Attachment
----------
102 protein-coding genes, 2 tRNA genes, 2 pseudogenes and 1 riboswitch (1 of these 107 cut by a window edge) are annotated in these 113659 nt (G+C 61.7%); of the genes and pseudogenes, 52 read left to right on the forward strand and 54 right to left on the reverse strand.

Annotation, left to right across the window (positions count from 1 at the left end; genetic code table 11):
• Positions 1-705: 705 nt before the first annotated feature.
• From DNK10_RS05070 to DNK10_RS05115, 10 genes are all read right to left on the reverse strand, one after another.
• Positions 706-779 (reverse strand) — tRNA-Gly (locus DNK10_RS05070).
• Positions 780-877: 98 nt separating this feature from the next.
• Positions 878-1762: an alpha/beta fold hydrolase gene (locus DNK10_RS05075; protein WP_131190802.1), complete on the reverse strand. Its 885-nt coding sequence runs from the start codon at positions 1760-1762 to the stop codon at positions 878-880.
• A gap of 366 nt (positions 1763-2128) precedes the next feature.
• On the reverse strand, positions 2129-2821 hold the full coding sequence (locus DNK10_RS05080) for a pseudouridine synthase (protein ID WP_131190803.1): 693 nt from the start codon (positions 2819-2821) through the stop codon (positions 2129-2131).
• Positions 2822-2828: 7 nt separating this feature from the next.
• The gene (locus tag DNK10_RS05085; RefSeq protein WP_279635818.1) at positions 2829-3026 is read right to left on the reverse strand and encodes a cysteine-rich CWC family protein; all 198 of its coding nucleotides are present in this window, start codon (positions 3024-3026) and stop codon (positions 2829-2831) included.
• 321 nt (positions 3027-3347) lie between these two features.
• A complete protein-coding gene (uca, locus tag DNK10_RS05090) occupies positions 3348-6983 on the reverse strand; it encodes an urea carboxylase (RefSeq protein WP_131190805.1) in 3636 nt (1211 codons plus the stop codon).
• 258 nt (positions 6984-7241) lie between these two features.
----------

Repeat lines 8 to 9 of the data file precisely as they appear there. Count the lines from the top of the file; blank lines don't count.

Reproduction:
• A gap of 366 nt (positions 1763-2128) precedes the next feature.
• On the reverse strand, positions 2129-2821 hold the full coding sequence (locus DNK10_RS05080) for a pseudouridine synthase (protein ID WP_131190803.1): 693 nt from the start codon (positions 2819-2821) through the stop codon (positions 2129-2131).